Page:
Distinguish among the enumerated and implied powers in the United States Constitution and the Massachusetts Constitution.

Focus Question: What are enumerated and implied powers?

  • Enumerated powers are those expressly granted to the federal government by the Constitution.

  • Implied powers enable the federal government to carry out tasks implied by the enumerated powers.

Enumerated Powers of the U.S. Constitution

The enumerated powers of the federal government are listed in Article 1 Section 8 of the U.S. Constitution. The list consists of 18 powers which are given to Congress to exercise control over a free people. The 18th such power is critical, because it gives the federal government to pass laws "necessary and proper" for the use of the powers enumerated in the previous 17 clauses. This clause gives the U.S. federal government implied powers.

Other important enumerated powers were added to the federal government by amendments to the Constitution, including the 13th Amendment, which gave Congress the power to end slavery; the 14th amendment, which gave Congress the power to strike down state laws denying citizens their full "privileges and immunities" or their right to "due process;" and the 16th amendment, which gave Congress the right to levy an income tax.

A video regarding the powers of Congress.

A song by M. DeAngelis regarding the enumerated powers of the federal government.

McCulloch v Maryland

In the historic case of McCulloch v. Maryland (1819), the Supreme Court gave teeth to the "necessary and proper" clause of the Constitution. This clause was held as the power by which Congress could charter the Second National Bank. John Marshall, in his opinion for the majority, argued that the "necessary and proper" clause was designed to expand the power of the federal government, rather than contract such power. By setting a precedent for the use of the "necessary and proper clause," John Marshall expanded the prerogatives of the federal government beyond enumerated powers and justified the use of implied powers.

In this particular case, the incorporation of the Second National Bank was held as being the exercise of an implied power by the federal government. Marshall claimed that
"raising revenue and applying it to national purposes is admitted to imply the power of conveying money from place to place." And Marshall argued that the enumerated right to the federal government to "raise revenue" implied that it would need to convey money from one place to another. Marshall then argued that the government had the right to create a corporation (in this case, the Second National Bank) which would enable it to exercise its power to raise revenue.

Implied Powers

According to the necessary and proper clause, Congress generally may assume additional powers not specifically listed in the Constitution, sometimes called implied powers, if there is a link to a power that is listed in the Constitution. Though sometimes the additional powers may seem like an obvious extension of Congress's power, other powers that Congress has assumed over the years are not so obvious extensions of powers specifically listed in the Constitution.

A lesson plan regarding the implied powers on Congress.

Other Relevant Courth Cases:

Hepburn v. Griswold (1870):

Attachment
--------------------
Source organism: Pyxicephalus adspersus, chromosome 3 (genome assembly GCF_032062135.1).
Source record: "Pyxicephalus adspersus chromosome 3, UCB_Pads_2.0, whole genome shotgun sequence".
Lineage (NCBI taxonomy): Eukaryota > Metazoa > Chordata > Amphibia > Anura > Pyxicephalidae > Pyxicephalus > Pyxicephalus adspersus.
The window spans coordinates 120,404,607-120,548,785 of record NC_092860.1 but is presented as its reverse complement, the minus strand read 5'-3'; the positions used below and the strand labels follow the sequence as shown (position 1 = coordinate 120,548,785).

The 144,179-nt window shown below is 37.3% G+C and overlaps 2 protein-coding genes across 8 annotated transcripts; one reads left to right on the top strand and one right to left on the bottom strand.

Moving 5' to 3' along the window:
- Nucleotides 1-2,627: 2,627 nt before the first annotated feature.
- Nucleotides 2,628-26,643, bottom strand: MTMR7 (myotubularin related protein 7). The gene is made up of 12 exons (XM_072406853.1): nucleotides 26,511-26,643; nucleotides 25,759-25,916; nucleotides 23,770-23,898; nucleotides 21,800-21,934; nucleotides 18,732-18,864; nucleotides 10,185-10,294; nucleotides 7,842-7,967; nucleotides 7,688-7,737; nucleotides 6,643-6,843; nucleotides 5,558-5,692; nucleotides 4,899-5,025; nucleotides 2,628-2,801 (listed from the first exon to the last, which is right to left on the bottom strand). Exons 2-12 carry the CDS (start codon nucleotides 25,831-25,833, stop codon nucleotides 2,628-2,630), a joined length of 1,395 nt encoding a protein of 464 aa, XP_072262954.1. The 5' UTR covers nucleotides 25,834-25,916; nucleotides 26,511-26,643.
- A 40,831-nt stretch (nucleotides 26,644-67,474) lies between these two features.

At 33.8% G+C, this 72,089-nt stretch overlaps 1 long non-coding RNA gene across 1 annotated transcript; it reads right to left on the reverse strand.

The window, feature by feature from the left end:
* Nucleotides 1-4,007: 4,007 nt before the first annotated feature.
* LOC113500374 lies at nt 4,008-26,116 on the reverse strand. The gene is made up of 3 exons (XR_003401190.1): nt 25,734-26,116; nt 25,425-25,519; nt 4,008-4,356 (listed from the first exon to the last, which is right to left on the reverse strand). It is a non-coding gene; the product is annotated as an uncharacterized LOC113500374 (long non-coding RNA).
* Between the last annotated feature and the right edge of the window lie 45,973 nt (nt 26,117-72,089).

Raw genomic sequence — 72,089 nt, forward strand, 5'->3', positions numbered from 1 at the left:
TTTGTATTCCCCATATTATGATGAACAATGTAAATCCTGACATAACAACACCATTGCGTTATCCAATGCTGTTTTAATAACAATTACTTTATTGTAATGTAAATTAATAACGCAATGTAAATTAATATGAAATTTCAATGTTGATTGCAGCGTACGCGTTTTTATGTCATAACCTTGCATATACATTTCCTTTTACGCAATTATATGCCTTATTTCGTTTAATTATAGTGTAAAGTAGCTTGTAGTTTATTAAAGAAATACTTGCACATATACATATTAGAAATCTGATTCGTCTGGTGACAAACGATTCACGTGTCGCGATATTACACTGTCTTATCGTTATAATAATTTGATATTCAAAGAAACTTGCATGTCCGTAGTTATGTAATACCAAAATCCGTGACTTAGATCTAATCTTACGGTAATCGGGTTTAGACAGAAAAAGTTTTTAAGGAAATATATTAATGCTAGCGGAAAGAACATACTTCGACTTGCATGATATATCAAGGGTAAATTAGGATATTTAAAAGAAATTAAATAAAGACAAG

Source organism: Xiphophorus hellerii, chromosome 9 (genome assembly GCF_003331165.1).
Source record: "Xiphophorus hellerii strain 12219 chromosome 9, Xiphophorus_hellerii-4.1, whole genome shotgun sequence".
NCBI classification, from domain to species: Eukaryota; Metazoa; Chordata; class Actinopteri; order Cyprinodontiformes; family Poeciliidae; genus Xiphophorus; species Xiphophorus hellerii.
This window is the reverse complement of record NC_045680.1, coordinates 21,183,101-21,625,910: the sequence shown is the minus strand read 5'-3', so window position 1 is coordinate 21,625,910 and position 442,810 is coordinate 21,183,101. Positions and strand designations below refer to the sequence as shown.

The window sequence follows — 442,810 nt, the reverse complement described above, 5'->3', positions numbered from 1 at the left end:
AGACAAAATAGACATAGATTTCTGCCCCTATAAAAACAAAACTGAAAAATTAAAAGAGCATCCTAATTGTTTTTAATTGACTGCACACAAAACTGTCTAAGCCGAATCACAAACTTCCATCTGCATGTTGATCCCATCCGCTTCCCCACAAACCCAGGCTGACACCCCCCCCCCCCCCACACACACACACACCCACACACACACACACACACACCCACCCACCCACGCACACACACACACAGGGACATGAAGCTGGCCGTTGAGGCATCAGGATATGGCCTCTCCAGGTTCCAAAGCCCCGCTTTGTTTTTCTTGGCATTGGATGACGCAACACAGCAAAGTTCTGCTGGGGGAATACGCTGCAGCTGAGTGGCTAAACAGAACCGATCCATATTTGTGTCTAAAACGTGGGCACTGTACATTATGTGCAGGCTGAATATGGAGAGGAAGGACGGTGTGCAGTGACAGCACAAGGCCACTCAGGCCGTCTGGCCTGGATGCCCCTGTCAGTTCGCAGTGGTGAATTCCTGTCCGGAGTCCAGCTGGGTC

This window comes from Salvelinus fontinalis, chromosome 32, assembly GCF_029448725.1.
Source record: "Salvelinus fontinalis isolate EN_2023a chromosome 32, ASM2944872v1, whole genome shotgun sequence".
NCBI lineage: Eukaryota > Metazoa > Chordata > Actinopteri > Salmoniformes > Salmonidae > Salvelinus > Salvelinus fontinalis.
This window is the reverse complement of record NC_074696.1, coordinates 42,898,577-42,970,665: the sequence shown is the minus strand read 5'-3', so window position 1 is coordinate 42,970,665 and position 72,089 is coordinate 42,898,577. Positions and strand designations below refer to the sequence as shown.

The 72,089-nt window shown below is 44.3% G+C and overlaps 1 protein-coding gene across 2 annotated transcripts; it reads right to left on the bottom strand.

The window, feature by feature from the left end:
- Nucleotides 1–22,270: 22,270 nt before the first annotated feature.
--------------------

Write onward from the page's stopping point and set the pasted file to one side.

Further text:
The Legal Tender Act of 1862 established greenbacks as legal tender for the paying back of debts. In the case if Hepburn v. Griswold, Griswold challenged the ability of this act to be applied retroactively to debts incurred before the statute was enacted. Griswold won the case when it was decided by the Supreme Court that the retroactive application of the law violated the 5th amendment guarantee of private property and was not "necessary and proper." The decision in this case limited the implied powers of the federal government.

Sabri v. United States (2004):

In the case of Sabri v. U.S., the ability of the U.S. to convict a real estate developer of bribery was upheld based on the "necessary and proper" clause. A unanimous court upheld the ability of the federal government to prosecute private citizens for bribing public officials, as it was found necessary and proper for Congress to ensure that its spending was not misappropriated in order for it to carry out its enumerated power to "provide for the . . . general welfare of the United states."

United States v. Comstock (2010):

In U.S. v. Comstock, convicted sex offenders challenged the constitutionality of the Adam Walsh Protection and Safety Act. The Supreme Court ruled 7-2 for the United States, with Justices Breyer, Kennedy and Alito concurring for the majority. Kennedy, in his concurring opinion, argued that there could be multiple "links" of the chain connecting an implied power to an enumerated power, which assumes an expansive list of implied powers for the federal government. Kennedy argued that ends mattered in deciding the legality of such a case, not just the means, allowing for a substantive understanding of implied powers. In the majority opinion, Breyer as well argued for a "broad" interpretation of the implied powers of the U.S. federal government.

Justice Thomas dissented and argued that any implied power had to be for the purpose of directly executing at least one enumerated power, referencing a precedent set in U.S. v. Morrison (2000).

Massachusetts Constitution

Like the U.S. Constitution, the Massachusetts Constitution (1780), has a similar system of enumerated and implied powers.